A new book, an old whiskey and the birth of a legend
Wright Thompson's latest, "Pappyland," sends Doug Moe on the hunt for a bottle of Pappy Van Winkle.
Once upon a time during my checkered career as a newspaperman, I wrote a column about absinthe, the licorice-flavored green spirit enjoyed by Hemingway and Picasso but shrouded in mystery about its legality and whether it led Vincent Van Gogh to cut off part of his ear.
After that column, a person or persons unknown dropped off a bottle of absinthe for me at the front desk of the State Journal.
I don’t expect that to happen with Pappy Van Winkle.
On the contrary, to get a bottle of Pappy Van Winkle bourbon in Madison, I may have to win the lottery.
This all started a few weeks ago when I read that Wright Thompson, a writer I admire tremendously, has a book coming out called “Pappyland: A Story of Family, Fine Bourbon and the Things That Last.”
Over the past decade, in ESPN The Magazine, Thompson emerged as the heir to Frank Deford as a matchless writer of sports magazine profiles. The best of Thompson’s work is collected in the 2019 book, “The Cost of These Dreams.” Want to understand the hopes and fears of Michael Jordan, Pat Riley, Urban Meyer and – my favorite of his stories – wrestler Dan Gable? Read Wright Thompson.
When I heard that Thompson has a new book coming – the publication date is Nov. 10 – I knew I had to get it.
And when I heard further that it was about a legendary bourbon, I figured I would get some to sip while I was reading. I don’t drink much hard liquor anymore, but a little bourbon on a cold night – yes. As Roundy Coughlin said, “What more could be fairer?”
So I called Steve’s Wine | Beer | Spirits on University Avenue and asked the gentleman who answered if they carry Pappy Van Winkle bourbon.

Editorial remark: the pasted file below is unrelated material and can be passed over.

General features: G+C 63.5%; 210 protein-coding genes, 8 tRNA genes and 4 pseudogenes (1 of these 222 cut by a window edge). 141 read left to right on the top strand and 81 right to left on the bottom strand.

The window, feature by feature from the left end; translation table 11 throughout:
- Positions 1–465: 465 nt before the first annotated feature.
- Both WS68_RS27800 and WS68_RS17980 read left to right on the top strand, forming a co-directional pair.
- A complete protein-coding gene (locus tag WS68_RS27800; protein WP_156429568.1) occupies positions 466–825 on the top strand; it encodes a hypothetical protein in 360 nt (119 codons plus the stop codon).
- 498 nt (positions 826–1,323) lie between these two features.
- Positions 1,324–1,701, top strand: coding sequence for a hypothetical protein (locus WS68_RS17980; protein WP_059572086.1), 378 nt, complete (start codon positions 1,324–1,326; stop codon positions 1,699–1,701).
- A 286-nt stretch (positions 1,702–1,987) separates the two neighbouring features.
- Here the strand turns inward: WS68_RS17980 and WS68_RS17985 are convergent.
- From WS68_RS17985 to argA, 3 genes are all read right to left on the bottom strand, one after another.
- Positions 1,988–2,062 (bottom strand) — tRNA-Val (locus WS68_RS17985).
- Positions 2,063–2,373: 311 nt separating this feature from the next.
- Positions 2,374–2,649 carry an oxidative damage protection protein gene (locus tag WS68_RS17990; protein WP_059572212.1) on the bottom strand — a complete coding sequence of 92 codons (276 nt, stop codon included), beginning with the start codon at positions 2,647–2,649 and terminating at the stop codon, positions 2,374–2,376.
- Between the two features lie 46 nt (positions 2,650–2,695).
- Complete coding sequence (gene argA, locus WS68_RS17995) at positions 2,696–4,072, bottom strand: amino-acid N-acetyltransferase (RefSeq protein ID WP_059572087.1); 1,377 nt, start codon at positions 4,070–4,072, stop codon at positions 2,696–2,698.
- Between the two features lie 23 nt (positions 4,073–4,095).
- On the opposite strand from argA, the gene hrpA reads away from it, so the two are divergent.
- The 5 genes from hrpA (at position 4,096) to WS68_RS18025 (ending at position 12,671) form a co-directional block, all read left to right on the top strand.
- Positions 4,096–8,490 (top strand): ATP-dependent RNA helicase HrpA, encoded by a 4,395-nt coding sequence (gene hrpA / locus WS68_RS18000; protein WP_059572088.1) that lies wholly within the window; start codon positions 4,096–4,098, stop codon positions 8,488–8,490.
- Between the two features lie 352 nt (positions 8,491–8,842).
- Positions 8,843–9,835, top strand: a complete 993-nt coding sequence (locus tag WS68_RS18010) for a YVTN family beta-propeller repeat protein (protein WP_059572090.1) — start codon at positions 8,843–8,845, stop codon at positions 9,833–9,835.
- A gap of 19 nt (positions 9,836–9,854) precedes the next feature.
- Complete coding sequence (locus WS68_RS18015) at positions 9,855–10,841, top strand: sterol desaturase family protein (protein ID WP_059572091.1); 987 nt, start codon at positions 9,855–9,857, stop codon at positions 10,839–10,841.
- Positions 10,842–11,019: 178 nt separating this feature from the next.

And, well, he laughed.
“I assume I am missing something,” I said.
“You need to come into the store and sign up for the lottery,” he told me.
Before going into Steve’s, I did a little research and found an entertaining 2011 article in Grantland – by Wright Thompson! – that detailed Pappy’s (then) newly emerging status as a cult favorite.
Thompson wrote about his reaction when the Southern chef Sean Brock pulled out a bottle of 20-year-old Van Winkle.
“I’ve never seen a movie star naked,” Thompson noted, “but it’s got to be something like this.”
He added: “If you know what Pappy Van Winkle is, you’re already mad at me. If you don’t, I’m about to change your life.”
I went to Steve’s and signed up for the lottery – if my name is drawn, I will get to purchase a bottle of Pappy out of Steve’s allotment. Van Winkle is released around this time each year.
At Steve’s, I asked if I could speak to someone about this unique bourbon, and was told, “You need to talk to Bong.”
Bong Wong is the liquor buyer for Steve’s. He’s been there two decades but I go back further than that with Wong – his extended family owned the Golden Dragon restaurant in downtown Madison. A splendid array of rogues used to bend their elbows at the Dragon. Someone called it Madison’s first Chinese sports bar.
I tracked Wong down by phone last week at the Steve’s on Junction Road.
“We’ve always stocked it,” he said of Pappy Van Winkle, which comes in six varieties, five bourbons differentiated by age and a rye.
“When I started 20 years ago,” he said, “we’d carry it and just put it on the shelf.”
About a decade ago, the mystique began to build. It became much harder to get. “Call your liquor store,” Thompson wrote, “if you feel like getting laughed at.”
I should have read his piece before calling Steve’s.
“We started the raffle about 10 years ago,” Bong said, to give everyone an equal shot at getting some from Steve’s. The retail price can vary year to year, starting at around $130 for a bottle of the 10-year-old and going over $400 for the older vintages.
But it’s on the secondary market where supply and demand has driven the price into the thousands of dollars for a single bottle of Pappy Van Winkle bourbon.
I asked Wong if he had ever had any.
The 15-year-old is Wong’s favorite. He’s never had the 23-year-old. When I looked up the 23-year-old online last week, the secondary market price was around $3,000 a bottle.
“It’s a wheated bourbon,” Bong said, “so it’s a little smoother. A lusher bourbon.”
I asked my old friend Wong how many bottles of Pappy Steve’s gets every year.
It turns out Bong Wong appreciates a legend as much as anyone.
“I don’t give that information out,” he said.
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